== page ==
At holiday time, Dallas homeowners can count on being flooded with decisions. For everything from the extent of front yard decorations to the menu decisions for family gatherings, more than anything, ‘tis the season for organization and planning. Homeowners have done their best to minimize the likelihood of travel-related scheduling emergencies—never mind the weird weather patterns that make that a coin-toss. They’ve either succeeded or failed in syncing their gift-shopping to take advantage of sales—although this year, 1-day sale announcements seem to be popping up and disappearing as fast as Whack-a-Moles. 2014’s calendar also reduced the number of days between Thanksgiving and Christmas, so there’s been less time to get everything done…
Given all that, urban homeowners can scarcely be faulted if they haven’t given a lot of thought to holiday tip giving: who, how much…the usual conundrum. I thought I would do some current research and offer everyone some guidance, but I should warn you: I didn’t find much.
I thought the answer would lie with Dr. Wm. Michael Lynn, the tipping universe’s reigning academic expert. In case you never suspected there was such a field, you should know that Dr. Lynn is the Burton M. Sack Professor at Cornell University. Although, technically, Dr. Lynn’s professorship is in “Food & Beverage Management” (and before the holidays are over, some urban homeowners may wish they’d paid more heed to their own personal beverage management), his most important work has been on the subject of tipping.
Unfortunately, when I delved into some of his thoughts so I could share them with urban homeowners, what I found turned out to be a little more technical than expected. I’d hoped to find something like “hairdresser: cost of a session” or “babysitter: hourly rate x 4” — some cut-and-dried guidance like that. Instead, I found research papers on topics like the relationship of tips to waiters’ and waitresses’ shirt colors (wearing a black and white shirt gets better tips than red); whether religious people are poor tippers compared with less religious people (not really, unless the service is really bad); and how the desire for social approval motivates tipping of car guards in South Africa (I’m still not sure what a ‘car guard’ is).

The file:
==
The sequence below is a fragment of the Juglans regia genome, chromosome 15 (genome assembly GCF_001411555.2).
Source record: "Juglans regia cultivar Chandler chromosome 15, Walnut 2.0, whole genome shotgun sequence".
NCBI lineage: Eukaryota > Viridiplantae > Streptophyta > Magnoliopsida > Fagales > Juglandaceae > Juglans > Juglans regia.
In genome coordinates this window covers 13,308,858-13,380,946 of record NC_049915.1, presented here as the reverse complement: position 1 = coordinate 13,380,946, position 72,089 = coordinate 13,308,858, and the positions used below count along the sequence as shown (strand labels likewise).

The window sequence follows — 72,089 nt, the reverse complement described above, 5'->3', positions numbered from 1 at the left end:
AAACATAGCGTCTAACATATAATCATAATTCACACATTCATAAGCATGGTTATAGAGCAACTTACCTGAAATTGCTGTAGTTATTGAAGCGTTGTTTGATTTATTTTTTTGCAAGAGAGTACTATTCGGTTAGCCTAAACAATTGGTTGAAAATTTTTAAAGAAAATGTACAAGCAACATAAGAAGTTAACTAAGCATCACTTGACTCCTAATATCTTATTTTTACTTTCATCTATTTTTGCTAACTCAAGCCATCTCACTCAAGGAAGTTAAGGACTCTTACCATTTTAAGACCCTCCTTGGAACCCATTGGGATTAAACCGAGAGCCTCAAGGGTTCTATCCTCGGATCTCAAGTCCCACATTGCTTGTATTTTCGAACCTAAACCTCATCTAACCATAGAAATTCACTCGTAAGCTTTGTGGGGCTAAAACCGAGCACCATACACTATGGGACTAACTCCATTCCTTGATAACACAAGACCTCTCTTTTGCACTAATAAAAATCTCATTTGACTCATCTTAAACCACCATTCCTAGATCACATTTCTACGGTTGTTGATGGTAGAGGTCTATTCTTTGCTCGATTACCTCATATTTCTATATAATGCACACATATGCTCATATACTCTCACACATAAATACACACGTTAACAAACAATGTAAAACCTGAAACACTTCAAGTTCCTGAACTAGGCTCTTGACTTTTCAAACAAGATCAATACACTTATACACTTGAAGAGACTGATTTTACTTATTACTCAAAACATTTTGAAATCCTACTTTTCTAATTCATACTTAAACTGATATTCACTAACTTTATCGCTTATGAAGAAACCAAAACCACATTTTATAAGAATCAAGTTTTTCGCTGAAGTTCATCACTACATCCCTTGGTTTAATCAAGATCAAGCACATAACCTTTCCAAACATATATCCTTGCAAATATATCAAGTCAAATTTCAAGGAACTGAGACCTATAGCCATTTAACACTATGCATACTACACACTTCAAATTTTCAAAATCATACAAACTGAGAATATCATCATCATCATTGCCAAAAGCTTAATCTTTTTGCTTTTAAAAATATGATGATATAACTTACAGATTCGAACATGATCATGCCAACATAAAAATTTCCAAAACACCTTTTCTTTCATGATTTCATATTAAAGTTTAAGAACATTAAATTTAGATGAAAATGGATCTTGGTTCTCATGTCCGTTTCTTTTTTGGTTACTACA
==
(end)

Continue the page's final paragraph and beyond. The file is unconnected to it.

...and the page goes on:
Undoubtedly these insights are valid, but don’t provide Dallas homeowners with much useful guidance. With time running out, I turned for help elsewhere, and did eventually emerge with some vague but welcome suggestions, mostly from Emily Post and the Chicago Tribune:
- Grade school teacher: holiday gift (something thoughtful; a nice card will do)
- Doctor, lawyer, accountant: skip entirely
- Newspaper deliverer: $15-$30 (remember, this comes from the Trib)
- Housekeeper/Cleaner: Up to amount of one week’s pay and/or small gift
- Gardeners, Trash collectors, all the rest: advice varies from $10-$50!
- Babysitter: One evening’s pay and a small gift from the child/ren
- Butler: pay close attention to reruns of Downton Abbey
But finally there was truly useful advice offered by a psychologist in the Midwest. She pointed out that holiday gratuities are never mandatory; they’re appropriate when you find them to be so, and gift or cash, the size is what makes you (and the recipient) feel comfortable.
I like that advice…and what a great time of year for us to hear it! In the same spirit, I hope you and your family find in 2014 the warmest, most wonderful holiday season ever!
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